The Covid-19 pandemic has completely revamped educational models – locally and globally. How are educational institutes managing?
I wouldn’t say that the pandemic completely revamped educational models. We are facing an unexpected and exceptional situation that requires a prompt reaction, and the decision to bring the spring break forward helped us in coping with this by allowing us to rethink and reorganise the classes. However, we were thinking of developing online teaching even before the pandemic. It was already part of our strategic plan and there were discussions about how to increase the courses delivered online in comparison to face-to-face courses and how to include new technologies and digital tools to support and enhance our teaching methodology. As a result, we were ready to go for online courses during this pandemic.
How are you supporting students?
Our first step was to make sure that all students have the materials required to follow their classes online. For students who did not have the required tools – such as laptops – we provided them with support. Digital Transformation and Innovation department provided a number of training sessions to get students ready for remote learning and online exams. Our main priority was to facilitate their online journey and avoid any technical issues during the sessions. We also supported those who were directly impacted by Covid-19 by providing financial aid.
We also supported students by providing virtual counselling sessions – individually or collectively. We provided virtual tutoring programmes to support students and help them moving from face- to-face learning to distance learning.
What are the main challenges of remote learning?
We are facing many challenges at present. During these unfortunate times, it’s difficult for students to stay motivated. Motivation usually comes from personal communication during the learning process. It’s absolutely crucial; learning is not only about transmitting knowledge, it’s also about processing and discovering one’s own way in life. Therefore, interaction and personal communication are crucial.
Another challenge would be the increasing inequality of material conditions among students. For example, a student who has a room of his or her own would face less distractions and therefore less difficulties in e-learning than one that shares his or her room with siblings. It’s also a question of the social environment – those students who have books and access to other forms of knowledge and who have the support of their parents and friends will go through this transition easier than those who do not have all these advantages.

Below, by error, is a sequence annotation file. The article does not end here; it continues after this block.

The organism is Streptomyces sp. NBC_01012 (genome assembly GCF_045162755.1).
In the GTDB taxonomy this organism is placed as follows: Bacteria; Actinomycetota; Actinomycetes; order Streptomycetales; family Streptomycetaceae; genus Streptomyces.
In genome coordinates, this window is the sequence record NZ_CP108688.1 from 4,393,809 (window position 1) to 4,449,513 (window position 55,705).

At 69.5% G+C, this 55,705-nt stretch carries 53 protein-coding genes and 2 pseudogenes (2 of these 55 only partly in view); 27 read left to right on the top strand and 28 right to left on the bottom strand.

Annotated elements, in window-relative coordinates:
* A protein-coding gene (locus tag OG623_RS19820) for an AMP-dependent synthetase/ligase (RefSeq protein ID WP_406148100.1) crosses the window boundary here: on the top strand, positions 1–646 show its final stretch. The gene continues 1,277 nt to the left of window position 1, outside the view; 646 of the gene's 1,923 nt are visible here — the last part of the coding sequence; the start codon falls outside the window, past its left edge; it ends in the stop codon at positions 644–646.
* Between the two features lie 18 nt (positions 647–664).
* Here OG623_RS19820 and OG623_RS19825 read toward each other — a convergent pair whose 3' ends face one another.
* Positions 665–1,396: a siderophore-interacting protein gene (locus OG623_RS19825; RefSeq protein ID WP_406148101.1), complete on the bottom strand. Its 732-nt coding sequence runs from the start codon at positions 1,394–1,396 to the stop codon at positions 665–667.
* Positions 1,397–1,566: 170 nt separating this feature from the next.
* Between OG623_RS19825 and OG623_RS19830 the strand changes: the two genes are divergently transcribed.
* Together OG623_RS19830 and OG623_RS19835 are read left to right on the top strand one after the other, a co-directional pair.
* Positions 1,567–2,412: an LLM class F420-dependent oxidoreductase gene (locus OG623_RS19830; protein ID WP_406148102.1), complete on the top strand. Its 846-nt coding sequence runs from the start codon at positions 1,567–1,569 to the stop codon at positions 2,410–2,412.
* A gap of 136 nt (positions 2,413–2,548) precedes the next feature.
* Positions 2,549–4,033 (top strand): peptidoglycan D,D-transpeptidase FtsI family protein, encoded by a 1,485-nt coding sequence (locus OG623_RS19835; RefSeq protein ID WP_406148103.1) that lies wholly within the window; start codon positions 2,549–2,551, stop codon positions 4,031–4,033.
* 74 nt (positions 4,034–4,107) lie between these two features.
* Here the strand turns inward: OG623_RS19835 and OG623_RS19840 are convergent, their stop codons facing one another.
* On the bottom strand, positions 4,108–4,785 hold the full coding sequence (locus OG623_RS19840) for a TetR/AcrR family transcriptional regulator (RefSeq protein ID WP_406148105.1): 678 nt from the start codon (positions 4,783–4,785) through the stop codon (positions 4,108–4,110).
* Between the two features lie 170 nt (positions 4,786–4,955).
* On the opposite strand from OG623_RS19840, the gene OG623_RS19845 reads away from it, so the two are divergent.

Also, we must be aware of the fact that the university campus is not only a place where knowledge is transmitted vertically, but it is a place of sociability and exchanges between students and alumnus. This becomes challenging in a situation of remote learning.
Another challenge is that students might feel isolated. We are very much aware of this risk and this is why we try to assist these students with our online counselling sessions.
Looking ahead, do you think remote learning is here to stay?
Yes, I think remote learning is here to stay as an additional element to the face- to-face courses. But it will not replace face-to-face or the traditional methods used in education.
Lastly, what are the future plans for Sorbonne University Abu Dhabi?
Even during this difficult period, we were able to move forward with our strategy. Soon, we will launch new programmes in science.
We are developing research projects and two chairs in artificial intelligence (AI) and we are in the process of recruiting PhD students and senior scientists in AI. The research chairs in artificial intelligence have allowed us to launch a long-time co-operation with Total and Thales Group and we are very eager to create partnerships with other enterprises in the future.
Moreover, we also aim to develop research chairs in humanities and social sciences. We already have PhD students in Sorbonne University Abu Dhabi and we would like to host more scholars who will be able to conduct their research here, under the supervision of two mentors, one in Abu Dhabi and one in Sorbonne University in Paris. This will allow us to enhance the PhD research in the GCC region in line with Paris.
In addition to this, we also plan to improve students’ employability and strengthen the link between the university and other enterprises by providing programmes that are in line with the job market needs.